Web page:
Last Edited: Tue. Sep 11, 2018 - 07:33 AM
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One hundred "lights" where each "light" is a string of 100 LEDs is a lot of lights.

There are 14,000 on the top "chandelier" and 800 on the street control panel here. wink

 

John Samperi

Ampertronics Pty. Ltd.

www.ampertronics.com.au

* Electronic Design * Custom Products * Contract Assembly

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Last Edited: Tue. Sep 11, 2018 - 10:08 PM
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...as he usually does....

John Samperi

Ampertronics Pty. Ltd.

www.ampertronics.com.au

* Electronic Design * Custom Products * Contract Assembly

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If the unnamed MCU has an unused TWI, one of the MCU's could act as master and

send an UPDATE command to the general call address.  Upon seeing the command,

each MCU would update their LED string, release the clock line, and then wait for a

new command.  The master would issue a new UPDATE command once the clock

goes high again.  Just need to add two pull-up resistors.

 

--Mike

 

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Vindhyachal Takniki wrote:
2. I tried making different MCU for each individual DP1903 leight(100 led in each). But after sometime they all go bit out of sync. Even if all MCU power is turn on at same time. The difference is low, but noticeable.

 

If you forgot to include any SYNC connections, then yes, entirely expected.

 

If you want to save cables/terminations and avoid data lines between the 100 strings, you can always get a little smarter around the supply handling of each module.

ie most primitive, but now-new-hardware, is to remove power and restart and design firmware to make that invisible.

Hopefully the time to drift, is longer than any repeat-time you might have stored in a sequence engine

A little smarter is to allow power supply bumps to sync advance-to-next , would use a width modulated pulse - SENT (Single Edge Nibble Transmission is one example 

This needs you have some means to measure Vcc at each module.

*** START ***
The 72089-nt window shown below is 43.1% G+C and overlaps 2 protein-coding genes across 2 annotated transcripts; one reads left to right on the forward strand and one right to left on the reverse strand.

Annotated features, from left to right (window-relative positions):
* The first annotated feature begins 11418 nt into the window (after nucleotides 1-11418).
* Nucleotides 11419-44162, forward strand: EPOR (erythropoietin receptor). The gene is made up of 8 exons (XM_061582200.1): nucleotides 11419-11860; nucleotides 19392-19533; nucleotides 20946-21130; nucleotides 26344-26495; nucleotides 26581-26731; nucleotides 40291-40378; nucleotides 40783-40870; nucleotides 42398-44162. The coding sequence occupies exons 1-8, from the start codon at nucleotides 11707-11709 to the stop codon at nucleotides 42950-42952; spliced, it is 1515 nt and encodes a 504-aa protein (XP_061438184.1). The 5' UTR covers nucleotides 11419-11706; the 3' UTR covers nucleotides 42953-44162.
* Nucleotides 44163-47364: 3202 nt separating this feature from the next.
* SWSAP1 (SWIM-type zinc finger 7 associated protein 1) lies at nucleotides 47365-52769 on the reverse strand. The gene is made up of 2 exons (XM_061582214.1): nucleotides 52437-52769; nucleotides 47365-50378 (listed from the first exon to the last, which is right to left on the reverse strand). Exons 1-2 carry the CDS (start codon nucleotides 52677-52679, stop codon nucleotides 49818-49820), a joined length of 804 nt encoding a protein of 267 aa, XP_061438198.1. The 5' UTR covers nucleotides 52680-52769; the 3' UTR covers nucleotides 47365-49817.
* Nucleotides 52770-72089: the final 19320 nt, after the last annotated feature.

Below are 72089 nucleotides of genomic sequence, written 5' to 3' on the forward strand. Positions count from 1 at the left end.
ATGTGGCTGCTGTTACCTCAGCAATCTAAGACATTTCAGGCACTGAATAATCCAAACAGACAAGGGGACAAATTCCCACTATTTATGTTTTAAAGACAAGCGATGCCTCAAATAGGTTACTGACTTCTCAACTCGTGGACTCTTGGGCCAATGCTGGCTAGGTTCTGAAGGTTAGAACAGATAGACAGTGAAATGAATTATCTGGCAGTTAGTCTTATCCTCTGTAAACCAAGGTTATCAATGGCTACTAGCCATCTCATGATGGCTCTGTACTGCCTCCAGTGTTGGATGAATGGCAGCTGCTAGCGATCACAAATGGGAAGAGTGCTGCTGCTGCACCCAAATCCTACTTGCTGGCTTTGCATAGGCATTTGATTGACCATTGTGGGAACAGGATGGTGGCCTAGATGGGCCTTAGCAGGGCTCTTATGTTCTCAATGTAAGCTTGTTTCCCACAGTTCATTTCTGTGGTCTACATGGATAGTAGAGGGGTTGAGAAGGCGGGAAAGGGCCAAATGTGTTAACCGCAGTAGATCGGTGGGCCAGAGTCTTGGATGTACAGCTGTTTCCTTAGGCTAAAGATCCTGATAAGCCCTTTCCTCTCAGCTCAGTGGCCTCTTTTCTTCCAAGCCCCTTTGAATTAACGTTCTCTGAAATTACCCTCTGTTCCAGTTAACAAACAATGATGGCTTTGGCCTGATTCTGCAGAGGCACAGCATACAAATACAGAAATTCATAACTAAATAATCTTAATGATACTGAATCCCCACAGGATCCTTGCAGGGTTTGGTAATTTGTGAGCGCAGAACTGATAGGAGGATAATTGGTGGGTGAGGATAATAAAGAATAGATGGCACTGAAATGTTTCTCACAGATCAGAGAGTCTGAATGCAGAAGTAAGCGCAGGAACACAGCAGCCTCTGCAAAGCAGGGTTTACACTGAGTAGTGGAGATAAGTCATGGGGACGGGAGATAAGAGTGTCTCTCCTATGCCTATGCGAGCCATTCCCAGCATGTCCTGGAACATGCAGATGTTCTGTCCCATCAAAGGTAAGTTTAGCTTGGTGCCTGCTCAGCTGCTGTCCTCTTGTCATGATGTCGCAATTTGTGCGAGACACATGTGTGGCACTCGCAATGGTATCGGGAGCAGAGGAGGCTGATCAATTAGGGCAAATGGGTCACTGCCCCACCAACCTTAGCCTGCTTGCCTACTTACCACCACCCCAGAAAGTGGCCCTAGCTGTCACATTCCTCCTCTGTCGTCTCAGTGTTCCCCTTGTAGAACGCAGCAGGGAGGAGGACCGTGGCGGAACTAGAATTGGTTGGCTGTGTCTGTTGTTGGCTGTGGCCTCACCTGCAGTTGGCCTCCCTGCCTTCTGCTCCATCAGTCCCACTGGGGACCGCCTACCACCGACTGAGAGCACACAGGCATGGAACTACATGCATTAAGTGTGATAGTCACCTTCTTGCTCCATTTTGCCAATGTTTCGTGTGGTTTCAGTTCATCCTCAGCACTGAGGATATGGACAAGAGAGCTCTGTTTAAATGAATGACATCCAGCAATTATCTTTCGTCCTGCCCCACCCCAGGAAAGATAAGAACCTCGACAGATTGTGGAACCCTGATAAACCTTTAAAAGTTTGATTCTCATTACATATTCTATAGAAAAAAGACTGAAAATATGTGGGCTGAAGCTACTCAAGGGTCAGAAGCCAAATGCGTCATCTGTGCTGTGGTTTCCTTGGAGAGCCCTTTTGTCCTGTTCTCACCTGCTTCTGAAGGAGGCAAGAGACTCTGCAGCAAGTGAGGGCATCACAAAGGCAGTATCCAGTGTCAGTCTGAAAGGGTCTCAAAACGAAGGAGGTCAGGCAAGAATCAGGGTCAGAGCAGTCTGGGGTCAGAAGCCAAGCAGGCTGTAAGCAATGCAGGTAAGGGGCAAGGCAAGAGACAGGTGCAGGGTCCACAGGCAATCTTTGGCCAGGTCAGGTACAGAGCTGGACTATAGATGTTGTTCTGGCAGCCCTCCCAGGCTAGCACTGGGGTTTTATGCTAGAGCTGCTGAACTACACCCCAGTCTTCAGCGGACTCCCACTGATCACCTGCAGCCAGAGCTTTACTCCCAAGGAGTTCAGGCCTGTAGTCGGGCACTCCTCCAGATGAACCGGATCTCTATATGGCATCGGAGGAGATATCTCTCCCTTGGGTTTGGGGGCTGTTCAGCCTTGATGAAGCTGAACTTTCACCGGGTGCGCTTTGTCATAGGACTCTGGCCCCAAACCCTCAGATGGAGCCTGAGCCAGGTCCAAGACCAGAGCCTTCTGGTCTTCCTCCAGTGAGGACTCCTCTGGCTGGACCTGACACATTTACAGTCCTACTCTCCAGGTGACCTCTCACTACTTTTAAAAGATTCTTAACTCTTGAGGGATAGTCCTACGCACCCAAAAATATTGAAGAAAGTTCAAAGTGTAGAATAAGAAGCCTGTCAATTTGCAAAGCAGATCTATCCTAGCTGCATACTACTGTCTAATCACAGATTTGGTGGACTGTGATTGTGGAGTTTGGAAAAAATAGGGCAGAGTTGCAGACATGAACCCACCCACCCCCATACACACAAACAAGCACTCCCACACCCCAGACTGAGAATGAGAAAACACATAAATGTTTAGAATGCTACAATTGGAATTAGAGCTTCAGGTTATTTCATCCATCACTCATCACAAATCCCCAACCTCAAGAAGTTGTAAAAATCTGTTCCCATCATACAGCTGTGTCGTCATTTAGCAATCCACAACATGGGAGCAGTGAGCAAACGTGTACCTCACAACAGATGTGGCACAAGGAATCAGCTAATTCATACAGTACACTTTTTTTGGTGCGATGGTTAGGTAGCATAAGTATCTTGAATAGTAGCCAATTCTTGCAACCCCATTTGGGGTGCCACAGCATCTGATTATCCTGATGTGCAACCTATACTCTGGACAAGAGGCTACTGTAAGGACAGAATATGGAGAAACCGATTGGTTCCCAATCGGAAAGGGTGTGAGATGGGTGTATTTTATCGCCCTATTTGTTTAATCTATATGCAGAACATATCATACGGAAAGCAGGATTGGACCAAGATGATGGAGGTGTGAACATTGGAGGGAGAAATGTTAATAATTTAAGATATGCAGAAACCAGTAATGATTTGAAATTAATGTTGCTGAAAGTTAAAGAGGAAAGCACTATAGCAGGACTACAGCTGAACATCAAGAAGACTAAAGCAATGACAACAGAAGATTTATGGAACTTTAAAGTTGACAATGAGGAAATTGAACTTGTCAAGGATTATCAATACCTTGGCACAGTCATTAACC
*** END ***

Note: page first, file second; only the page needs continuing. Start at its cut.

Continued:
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I think I havent put my query right.

 

Suppose there are 100 individual DP1903. I have to drive them in parallel with a single MCU, so that when data reaches to 100 parallel DP1903, it is sync.

 

What buffer I have to place beteen one MCU out  &  each input of 100 parallel DP1903

Last Edited: Wed. Sep 12, 2018 - 05:52 AM
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They will all sync when you send the reset pulse at the end of an update. No need for extra hardware.

"Experience is what enables you to recognise a mistake the second time you make it."

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Vindhyachal Takniki wrote:

I think I havent put my query right.

 

Correct

 

Vindhyachal Takniki wrote:

Suppose there are 100 individual DP1903. I have to drive them in parallel with a single MCU, so that when data reaches to 100 parallel DP1903, it is sync.

 

What buffer I have to place beteen one MCU out  &  each input of 100 parallel DP1903

 

You may have wire-load drive issues, and maybe receive issues,  but you are not going to have 'sync' issues that make data not in sync.

What cables and lengths are involved ? - a Multimeter should report the cable capacitance & even loop resistance.

 

If you want CHIP numbers,

bus candidates like LINbus would be chips like TLE7257 etc

CAN would be chips like IFX1050 etc 

Rx485 would be SP485 etc 

 

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I have to drive them in parallel with a single MCU,

WHY? It seems to be like the WS2811 and they are designed to be connected in series so that you are driving just one at the beginning of the string and then each LED buffers the next.

And where are you going to get those things from? They don't seem to be available anywhere and even the datasheet has disappeared from the internet.

 

By the way is this linked to this one from LAST YEAR? https://www.avrfreaks.net/forum/...

John Samperi

Ampertronics Pty. Ltd.

www.ampertronics.com.au

* Electronic Design * Custom Products * Contract Assembly

Last Edited: Wed. Sep 12, 2018 - 06:24 AM
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This article[1] talks about SK9822 clones of APA102 LED's: